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More Americans consider themselves multiracial

The number of mixed or multiracial people in the United States jumped 6.6% between 2010 and 2012, according to the Census Bureau. Their ranks will only continue to grow, experts say.

June 12, 2013|By Emily Alpert, Los Angeles Times
  • For African Americans, the "one drop rule" that historically defined blackness is relaxing. Above, Tiger Woods, Barack Obama and Mariah Carey.
For African Americans, the "one drop rule" that historically… (Getty, AP Photo )

The number of Americans who consider themselves multiracial has grown faster than any other racial group nationwide, new Census Bureau data reveal, a sign of slow but momentous shifts in the way that Americans think about race.

Mixed or multiracial people are still just a small slice of the American public, but their numbers jumped 6.6% between 2010 and 2012 — four times as fast as the national population, according to new estimates from the U.S. Census Bureau. Experts say their ranks will only continue to swell.

Researchers give two reasons for the rise: More people are wedding across racial lines than in decades past, bringing about more multiracial children. Roughly 15% of new marriages were interracial in 2010, compared with 6.7% in 1980, the Pew Research Center found last year. Census estimates show that children and teens were nearly three times as likely as adults to be multiracial, with 4.8% of people 18 or younger being identified as two or more races last year.

On top of that, experts say people who were long prodded to think of themselves as only "black" or "white" or "Asian" are becoming more comfortable choosing more than one race.

Mingling of races "has been with us forever in this country, and it has been erased and denied," said G. Reginald Daniel, professor of sociology at UC Santa Barbara. Today, "that has begun to unravel. That is what you're seeing with these figures."

Deanna Rafla-Yuan, a 20-year-old student at UCLA, is an example. Every now and then, Rafla-Yuan is asked to check a box: What race is she? There isn't a box for "half Egyptian, half Chinese," she said. Sometimes she answers "Middle Eastern," sometimes Chinese or African.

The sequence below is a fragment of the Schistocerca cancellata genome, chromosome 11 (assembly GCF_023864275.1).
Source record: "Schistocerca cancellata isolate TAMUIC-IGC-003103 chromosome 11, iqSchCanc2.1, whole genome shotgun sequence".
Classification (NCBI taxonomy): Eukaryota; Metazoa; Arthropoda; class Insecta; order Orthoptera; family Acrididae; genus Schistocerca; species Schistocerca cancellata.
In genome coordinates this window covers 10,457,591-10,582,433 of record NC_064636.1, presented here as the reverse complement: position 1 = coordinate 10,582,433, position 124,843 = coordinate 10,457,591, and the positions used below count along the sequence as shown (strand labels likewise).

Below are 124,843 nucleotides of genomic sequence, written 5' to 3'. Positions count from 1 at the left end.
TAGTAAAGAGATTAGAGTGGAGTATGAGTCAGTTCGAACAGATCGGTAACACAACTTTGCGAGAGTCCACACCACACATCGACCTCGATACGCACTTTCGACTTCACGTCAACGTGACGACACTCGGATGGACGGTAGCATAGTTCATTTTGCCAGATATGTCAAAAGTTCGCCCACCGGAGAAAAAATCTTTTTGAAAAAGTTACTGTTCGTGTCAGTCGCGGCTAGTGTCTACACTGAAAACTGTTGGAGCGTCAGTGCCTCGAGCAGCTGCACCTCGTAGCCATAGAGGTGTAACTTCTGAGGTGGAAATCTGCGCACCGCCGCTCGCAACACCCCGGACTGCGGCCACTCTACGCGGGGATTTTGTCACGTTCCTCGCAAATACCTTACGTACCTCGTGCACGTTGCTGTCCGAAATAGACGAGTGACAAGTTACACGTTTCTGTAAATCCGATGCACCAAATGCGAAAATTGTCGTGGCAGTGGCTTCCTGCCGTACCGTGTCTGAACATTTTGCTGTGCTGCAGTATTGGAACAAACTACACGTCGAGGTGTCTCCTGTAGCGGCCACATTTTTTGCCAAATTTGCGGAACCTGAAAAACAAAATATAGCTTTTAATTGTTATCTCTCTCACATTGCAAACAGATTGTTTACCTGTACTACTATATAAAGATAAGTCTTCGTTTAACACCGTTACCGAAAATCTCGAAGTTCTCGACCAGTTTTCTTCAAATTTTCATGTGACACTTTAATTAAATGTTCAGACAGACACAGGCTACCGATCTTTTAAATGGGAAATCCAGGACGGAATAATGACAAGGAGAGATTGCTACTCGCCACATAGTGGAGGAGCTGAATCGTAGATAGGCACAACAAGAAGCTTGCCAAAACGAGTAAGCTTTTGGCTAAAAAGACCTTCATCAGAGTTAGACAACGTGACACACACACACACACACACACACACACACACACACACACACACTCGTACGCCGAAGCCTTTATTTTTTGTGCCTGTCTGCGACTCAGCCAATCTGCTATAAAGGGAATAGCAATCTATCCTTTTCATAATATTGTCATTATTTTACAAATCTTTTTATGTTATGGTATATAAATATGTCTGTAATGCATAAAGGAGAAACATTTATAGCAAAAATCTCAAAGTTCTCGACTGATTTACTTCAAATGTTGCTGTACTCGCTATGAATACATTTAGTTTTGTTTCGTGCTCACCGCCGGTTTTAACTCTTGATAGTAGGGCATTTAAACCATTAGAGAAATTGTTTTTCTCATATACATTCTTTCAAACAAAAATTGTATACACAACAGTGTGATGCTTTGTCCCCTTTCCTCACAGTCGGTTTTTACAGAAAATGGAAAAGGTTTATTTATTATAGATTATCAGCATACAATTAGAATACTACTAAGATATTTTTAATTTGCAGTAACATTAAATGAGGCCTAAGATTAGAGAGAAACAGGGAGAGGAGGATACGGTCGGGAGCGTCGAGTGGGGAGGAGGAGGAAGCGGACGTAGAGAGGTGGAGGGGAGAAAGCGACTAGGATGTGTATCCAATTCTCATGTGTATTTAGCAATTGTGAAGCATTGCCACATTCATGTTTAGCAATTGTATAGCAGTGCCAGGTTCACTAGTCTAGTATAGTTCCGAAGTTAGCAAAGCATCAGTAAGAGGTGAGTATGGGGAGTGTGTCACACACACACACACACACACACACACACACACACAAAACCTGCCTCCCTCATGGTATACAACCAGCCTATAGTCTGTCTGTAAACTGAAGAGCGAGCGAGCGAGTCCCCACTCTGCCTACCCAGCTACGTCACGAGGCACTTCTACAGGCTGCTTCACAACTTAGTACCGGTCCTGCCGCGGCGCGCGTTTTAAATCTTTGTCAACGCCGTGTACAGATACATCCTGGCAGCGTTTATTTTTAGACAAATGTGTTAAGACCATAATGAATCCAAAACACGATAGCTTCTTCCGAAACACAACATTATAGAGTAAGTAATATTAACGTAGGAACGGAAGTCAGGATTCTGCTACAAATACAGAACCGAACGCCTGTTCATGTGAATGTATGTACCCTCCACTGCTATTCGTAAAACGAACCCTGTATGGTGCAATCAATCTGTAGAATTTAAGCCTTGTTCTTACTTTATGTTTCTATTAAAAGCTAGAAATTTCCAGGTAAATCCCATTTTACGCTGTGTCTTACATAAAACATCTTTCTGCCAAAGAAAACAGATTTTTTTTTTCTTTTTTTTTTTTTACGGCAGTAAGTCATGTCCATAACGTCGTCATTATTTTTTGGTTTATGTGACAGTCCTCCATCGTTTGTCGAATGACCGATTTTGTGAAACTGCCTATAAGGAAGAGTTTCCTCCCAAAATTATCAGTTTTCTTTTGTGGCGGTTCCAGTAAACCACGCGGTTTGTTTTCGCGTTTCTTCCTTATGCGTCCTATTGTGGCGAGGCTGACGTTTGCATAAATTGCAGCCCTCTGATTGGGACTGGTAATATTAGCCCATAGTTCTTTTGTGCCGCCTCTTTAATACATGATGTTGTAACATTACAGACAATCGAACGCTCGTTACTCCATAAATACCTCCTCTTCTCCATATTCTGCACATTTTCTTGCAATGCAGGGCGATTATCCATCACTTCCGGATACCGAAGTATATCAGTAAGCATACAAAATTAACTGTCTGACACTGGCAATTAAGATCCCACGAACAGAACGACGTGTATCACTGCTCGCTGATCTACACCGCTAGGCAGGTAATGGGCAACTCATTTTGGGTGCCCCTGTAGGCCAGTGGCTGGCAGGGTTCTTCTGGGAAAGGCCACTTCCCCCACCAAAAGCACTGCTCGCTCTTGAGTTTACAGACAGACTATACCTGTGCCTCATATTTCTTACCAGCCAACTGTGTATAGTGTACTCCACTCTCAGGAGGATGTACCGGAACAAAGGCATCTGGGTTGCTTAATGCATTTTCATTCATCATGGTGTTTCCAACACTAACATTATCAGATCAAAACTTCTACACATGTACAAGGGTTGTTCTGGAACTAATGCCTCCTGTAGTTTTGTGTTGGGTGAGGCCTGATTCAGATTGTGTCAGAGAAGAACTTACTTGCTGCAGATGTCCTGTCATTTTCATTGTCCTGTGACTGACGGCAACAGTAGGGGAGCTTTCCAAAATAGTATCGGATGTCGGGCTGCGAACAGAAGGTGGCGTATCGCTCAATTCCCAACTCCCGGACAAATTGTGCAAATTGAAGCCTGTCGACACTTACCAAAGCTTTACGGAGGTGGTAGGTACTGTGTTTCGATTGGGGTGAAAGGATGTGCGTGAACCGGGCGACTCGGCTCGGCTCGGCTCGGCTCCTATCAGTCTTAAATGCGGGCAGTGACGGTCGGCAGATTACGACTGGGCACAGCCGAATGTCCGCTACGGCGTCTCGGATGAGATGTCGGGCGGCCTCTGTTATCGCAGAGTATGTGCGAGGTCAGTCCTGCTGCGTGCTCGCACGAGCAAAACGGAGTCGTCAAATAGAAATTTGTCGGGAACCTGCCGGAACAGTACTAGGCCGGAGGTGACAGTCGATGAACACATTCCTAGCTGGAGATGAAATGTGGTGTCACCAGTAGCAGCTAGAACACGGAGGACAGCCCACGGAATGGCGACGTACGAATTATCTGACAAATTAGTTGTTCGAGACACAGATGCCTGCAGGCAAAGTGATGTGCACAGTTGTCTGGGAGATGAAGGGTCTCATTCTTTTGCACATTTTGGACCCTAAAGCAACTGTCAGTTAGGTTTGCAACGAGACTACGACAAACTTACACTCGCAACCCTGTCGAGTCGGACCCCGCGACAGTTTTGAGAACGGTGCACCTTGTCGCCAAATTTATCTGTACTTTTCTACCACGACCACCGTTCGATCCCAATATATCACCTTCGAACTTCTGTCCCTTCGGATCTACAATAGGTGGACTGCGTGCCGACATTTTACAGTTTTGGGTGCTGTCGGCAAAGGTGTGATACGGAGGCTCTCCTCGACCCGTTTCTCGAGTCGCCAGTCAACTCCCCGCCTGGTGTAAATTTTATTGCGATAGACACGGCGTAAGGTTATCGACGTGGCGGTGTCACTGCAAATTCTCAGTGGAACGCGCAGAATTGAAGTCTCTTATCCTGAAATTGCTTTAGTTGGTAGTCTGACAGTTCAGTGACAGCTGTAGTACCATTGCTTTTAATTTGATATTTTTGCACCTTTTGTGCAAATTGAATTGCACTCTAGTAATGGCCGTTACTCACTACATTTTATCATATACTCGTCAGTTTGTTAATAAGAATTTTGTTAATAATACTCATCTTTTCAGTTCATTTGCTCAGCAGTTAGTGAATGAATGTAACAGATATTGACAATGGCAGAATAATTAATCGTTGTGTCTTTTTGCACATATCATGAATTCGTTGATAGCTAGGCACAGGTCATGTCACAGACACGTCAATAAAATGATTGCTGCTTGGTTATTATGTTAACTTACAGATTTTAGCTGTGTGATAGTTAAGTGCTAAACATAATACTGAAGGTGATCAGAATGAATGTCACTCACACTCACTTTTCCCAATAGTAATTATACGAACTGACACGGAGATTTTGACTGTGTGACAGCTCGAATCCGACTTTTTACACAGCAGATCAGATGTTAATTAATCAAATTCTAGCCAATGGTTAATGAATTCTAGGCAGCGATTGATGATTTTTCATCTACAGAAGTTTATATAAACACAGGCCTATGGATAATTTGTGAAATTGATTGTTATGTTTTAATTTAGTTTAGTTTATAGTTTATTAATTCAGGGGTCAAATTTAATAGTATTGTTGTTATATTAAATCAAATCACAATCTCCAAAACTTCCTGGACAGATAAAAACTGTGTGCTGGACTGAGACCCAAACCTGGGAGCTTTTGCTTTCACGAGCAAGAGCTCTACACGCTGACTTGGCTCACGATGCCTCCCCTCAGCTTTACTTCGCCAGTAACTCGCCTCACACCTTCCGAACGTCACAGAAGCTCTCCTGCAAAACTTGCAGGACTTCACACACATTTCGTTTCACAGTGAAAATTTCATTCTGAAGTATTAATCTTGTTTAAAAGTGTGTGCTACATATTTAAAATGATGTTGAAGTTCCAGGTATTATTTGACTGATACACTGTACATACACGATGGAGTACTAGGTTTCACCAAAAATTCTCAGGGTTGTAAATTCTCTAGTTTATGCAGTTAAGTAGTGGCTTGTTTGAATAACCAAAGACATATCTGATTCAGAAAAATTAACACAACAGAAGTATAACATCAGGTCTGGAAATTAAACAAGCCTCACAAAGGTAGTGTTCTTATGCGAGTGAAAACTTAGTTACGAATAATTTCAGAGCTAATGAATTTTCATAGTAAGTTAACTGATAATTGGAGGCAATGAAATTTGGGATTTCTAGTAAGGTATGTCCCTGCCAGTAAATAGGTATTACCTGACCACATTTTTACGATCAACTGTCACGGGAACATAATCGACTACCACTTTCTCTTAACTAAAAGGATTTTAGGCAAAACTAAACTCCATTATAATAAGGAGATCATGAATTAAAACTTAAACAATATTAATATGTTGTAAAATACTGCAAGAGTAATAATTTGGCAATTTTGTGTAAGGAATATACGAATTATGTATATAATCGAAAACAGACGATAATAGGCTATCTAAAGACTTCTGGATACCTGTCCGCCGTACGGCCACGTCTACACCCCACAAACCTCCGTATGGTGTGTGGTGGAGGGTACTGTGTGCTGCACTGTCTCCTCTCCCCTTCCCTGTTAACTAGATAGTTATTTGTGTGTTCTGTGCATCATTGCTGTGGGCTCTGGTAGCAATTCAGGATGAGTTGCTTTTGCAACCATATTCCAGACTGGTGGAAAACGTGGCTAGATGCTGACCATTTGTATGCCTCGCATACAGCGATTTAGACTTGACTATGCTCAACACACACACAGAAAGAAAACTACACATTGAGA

"If they let you pick more than one, I'll pick as many as I can," Rafla-Yuan said.

The census started allowing Americans to select two or more races only recently, at the turn of this century — an example of how attitudes have lagged behind the reality of mixed race. The country is now led by a president with an African father and a white mother. President Obama identified himself solely as "black" on the last census, but his racially mingled family is a celebrated part of his story.

For African Americans, in particular, the "one drop rule" that historically defined blackness is relaxing. Sixteen years ago, when golfer Tiger Woods dubbed himself "Cablinasian" — Caucasian, black, American Indian and Asian — critics said Woods was denying his black heritage, said New York University associate professor of sociology Ann Morning.

"If Tiger Woods said that today, I don't think he would get the same flak," Morning said. "There has been a sea change in American thinking.... We're no longer looking at Barack Obama or Mariah Carey and automatically saying: 'Those are black people.' "

The new estimates show multiracial people make up 2.4% of the national population, totaling more than 7.5 million people. Many scholars believe it is actually a much bigger group, particularly when it comes to people who have Hispanic roots. The census does not count Hispanics as a race, so people who see themselves as a mix of Hispanic and another race may end up marking off only one race in that section of the census — and not be counted as "two or more races."

"For mixed Latinos there's no answer," said Thomas Lopez, director of Latinas and Latinos of Mixed Ancestry, a project of the nonprofit Multiracial Americans of Southern California. When the Census Bureau ran an experiment three years ago giving people a chance to claim Hispanic along with at least one other race, 6.8% did so.

The new estimates do not count the category of "some other race," which is also likely to reduce the count of multiracial people. In addition, University of Minnesota sociologists found that even after the census started allowing people to mark more than one race, surprising numbers of children who had parents of different races were not being reported as multiracial — another sign that there are more mixed people than are counted.

Scholars caution the trend does not mean race barriers are collapsing. Marriage is still much more likely between people of the same race. Rafla-Yuan and other mixed students are still dogged by the persistent question: "What are you?"

"Americans are becoming more nuanced in their understanding of race," said Carolyn Liebler, assistant professor of sociology at the University of Minnesota. "But I don't think race is becoming less important in our society."

emily.alpert@latimes.com

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